9. The invention of claim 8 wherein the pinned photodiode further comprises a conducting region at a depth that is less than 0.7 microns beneath the surface.
10. The invention of claim 9 further comprising a pinning layer of the pinned photodiode formed within the conducting region.
11. The invention of claim 10 wherein the implanted dopant of the-second conductivity type extends more beneath the gate of the MOS transistor than does the pinning layer.
12. The invention of claim 11 further comprising a second MOS transistor within the first region that is electrically coupled to the first MOS transistor.
13. A method of forming an active pixel sensor comprising the steps of:
providing a substrate with a surface of a first conductivity type and a first region of the first conductivity type;
providing a pinned photodiode in a second region of the first conductivity type, such that the second region type has a second doping concentration that is less than a first doping concentration to the first region, the pinned photodiode having a first P-N junction at a first depth from the surface and a second P-N junction at a second depth that is less than the first depth;
forming at least one MOS transistor in the first region; and
forming at least one MOS transistor in the second region, such that the pinned photodiode forms a portion of the MOS transistor in the second region, and a gate of the MOS transistor in the second region is within the second region and a drain of the MOS transistor is within the first region and the second region.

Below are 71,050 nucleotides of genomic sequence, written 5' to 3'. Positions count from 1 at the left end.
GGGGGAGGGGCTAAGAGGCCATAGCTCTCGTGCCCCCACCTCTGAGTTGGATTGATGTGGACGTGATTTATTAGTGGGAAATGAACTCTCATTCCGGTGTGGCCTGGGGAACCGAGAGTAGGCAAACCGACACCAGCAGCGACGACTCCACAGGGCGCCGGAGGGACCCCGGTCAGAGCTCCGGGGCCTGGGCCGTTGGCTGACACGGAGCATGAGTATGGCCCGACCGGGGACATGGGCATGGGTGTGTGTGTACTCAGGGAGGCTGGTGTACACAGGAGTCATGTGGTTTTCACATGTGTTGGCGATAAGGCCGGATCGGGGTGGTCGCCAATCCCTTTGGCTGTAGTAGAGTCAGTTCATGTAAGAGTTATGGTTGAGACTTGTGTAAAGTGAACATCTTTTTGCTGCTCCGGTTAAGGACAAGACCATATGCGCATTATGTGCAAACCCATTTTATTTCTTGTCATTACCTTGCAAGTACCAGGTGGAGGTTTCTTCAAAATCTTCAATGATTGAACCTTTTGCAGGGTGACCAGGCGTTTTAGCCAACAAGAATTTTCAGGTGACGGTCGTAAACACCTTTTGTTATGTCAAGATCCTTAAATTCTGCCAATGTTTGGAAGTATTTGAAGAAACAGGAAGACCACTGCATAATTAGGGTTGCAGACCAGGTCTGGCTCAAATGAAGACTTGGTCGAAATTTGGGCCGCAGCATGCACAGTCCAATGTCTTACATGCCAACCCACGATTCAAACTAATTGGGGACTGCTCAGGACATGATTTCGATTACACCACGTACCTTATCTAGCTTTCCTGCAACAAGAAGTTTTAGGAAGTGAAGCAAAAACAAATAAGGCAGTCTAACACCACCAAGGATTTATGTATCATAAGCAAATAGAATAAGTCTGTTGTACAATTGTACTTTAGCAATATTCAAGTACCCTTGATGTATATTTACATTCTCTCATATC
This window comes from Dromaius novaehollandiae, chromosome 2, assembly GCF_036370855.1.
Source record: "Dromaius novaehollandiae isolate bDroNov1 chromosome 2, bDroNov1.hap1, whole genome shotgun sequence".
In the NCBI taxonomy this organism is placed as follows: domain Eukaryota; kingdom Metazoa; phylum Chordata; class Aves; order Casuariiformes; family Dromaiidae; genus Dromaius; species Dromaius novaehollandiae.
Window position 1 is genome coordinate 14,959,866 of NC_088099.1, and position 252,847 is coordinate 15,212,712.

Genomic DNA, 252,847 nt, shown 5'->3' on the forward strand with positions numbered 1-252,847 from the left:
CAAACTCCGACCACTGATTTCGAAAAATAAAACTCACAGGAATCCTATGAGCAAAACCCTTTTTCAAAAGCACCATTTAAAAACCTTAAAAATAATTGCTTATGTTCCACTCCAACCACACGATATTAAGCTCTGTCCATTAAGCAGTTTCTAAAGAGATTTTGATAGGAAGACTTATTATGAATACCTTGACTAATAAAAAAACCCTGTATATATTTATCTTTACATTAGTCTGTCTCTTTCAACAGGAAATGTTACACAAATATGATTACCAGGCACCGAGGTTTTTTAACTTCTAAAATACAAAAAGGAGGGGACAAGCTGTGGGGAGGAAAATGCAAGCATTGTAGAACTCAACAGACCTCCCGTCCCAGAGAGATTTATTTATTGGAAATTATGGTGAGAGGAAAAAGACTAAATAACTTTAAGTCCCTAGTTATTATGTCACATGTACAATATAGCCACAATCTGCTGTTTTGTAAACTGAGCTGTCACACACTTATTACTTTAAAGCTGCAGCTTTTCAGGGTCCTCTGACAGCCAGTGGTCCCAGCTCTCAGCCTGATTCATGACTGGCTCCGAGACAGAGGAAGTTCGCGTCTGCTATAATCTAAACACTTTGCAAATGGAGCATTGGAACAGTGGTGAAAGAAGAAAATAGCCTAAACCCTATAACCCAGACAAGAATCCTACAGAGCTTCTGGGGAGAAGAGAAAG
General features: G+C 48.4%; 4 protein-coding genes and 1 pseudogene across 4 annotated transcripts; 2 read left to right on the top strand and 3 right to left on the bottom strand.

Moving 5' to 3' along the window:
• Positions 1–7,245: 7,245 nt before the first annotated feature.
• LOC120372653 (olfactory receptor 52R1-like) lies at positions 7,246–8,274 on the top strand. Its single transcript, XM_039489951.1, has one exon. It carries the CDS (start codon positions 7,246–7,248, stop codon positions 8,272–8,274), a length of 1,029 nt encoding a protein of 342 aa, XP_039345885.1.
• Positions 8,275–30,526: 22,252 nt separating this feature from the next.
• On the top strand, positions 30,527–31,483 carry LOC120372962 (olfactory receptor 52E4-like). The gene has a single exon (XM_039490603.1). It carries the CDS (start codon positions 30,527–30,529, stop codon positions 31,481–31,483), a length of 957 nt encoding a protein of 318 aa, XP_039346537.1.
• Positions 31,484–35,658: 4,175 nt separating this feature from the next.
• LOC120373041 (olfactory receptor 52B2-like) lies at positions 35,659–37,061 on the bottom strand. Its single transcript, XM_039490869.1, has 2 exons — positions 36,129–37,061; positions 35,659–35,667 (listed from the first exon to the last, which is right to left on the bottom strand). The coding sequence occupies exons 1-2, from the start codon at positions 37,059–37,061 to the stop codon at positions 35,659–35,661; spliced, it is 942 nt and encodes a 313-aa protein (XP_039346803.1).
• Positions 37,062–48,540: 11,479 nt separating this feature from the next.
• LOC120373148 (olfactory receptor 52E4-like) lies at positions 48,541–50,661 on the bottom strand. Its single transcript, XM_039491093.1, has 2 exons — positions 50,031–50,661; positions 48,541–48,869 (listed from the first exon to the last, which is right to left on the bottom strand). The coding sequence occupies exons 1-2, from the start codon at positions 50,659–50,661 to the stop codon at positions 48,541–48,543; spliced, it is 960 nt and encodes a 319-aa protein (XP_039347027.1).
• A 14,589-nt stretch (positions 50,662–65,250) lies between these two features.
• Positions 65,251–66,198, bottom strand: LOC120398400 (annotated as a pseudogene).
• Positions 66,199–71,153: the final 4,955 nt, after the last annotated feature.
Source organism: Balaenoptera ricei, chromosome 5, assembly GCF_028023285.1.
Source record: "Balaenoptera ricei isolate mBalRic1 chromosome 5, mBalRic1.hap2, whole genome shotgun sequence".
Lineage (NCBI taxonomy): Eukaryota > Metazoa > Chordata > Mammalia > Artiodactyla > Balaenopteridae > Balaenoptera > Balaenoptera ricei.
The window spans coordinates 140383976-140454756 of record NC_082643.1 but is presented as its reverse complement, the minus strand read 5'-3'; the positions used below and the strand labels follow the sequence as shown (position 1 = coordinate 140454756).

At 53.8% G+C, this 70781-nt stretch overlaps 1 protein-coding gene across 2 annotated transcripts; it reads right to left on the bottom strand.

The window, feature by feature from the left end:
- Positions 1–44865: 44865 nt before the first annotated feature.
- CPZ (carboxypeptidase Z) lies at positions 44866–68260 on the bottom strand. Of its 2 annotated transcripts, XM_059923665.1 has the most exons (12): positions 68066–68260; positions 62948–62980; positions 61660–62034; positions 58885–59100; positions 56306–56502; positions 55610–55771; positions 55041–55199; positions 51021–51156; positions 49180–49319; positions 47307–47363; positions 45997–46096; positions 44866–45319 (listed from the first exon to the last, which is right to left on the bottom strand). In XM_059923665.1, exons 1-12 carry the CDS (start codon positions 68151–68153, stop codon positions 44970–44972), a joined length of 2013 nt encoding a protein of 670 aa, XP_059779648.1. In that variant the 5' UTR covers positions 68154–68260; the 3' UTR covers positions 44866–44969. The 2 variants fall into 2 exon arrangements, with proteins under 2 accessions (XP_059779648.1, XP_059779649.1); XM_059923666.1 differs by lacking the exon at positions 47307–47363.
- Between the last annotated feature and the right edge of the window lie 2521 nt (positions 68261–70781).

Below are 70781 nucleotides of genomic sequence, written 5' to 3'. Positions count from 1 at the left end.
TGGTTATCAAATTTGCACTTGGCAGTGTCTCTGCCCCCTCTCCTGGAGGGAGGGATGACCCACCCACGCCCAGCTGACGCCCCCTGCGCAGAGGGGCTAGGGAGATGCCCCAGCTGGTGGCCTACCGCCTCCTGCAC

14. The method of claim 13 wherein the step of forming the portion of the MOS transistor in the second region from the pinned photodiode further comprises forming the portion such that the portion underlies the gate of the MOS transistor.
15. The method of claim 13 wherein the step of providing the pinned photodiode further comprises implanting a dopant of a second conductivity type opposite the first conductivity type, at an angle from perpendicular to the substrate to extend beneath a gate of the MOS transistor.
16. The method of claim 15 wherein the step of providing the pinned photodiode further comprises forming a conducting region at a depth that extends no greater than 0.7 microns beneath the surface.
17. The method of claim 16 further comprising forming the pinning layer within the conducting region.
18. The method of claim 17 wherein the implanted dopant of the second conductivity type extends more beneath the gate of the MOS transistor than does the pinning layer.
19. The image sensor according to claim 1 wherein the substrate and the first well are connected by an ohmic conduction path below the surface of the semiconductor.
Description
BACKGROUND OF THE INVENTION

This application is related to an application entitled CMOS IMAGE SENSOR by Michael Guidash filed on the same day as the instant application, and an application entitled SEMICONDUCTOR IMAGE SENSOR AND METHOD THEREFOR by Drowley et al filed concurrently herewith.

This invention relates, in general, to semiconductor devices, and more particularly to a semiconductor image sensor.

In the past, a variety of methods were used to form semiconductor image sensors on a substrate with complementary metal oxide semiconductor (CMOS) devices. Typically, the optical receiving portion of the sensor is formed either as a gate of a large area transistor, often referred to as a photo-gate or as a source-drain junction of a metal oxide semiconductor (MOS) transistor. The photo-gate transistor implementation requires that light travel through the silicon gate of the transistor in order to convert light to electrical energy. Consequently, the photo-gate implementation has reduced sensitivity. Additionally, the depletion region generally is shallow (less than one micron) thereby reducing the collection efficiency of carriers induced by red light absorption. Also conventional photo-gate implementations are susceptible to noise created by surface recombination.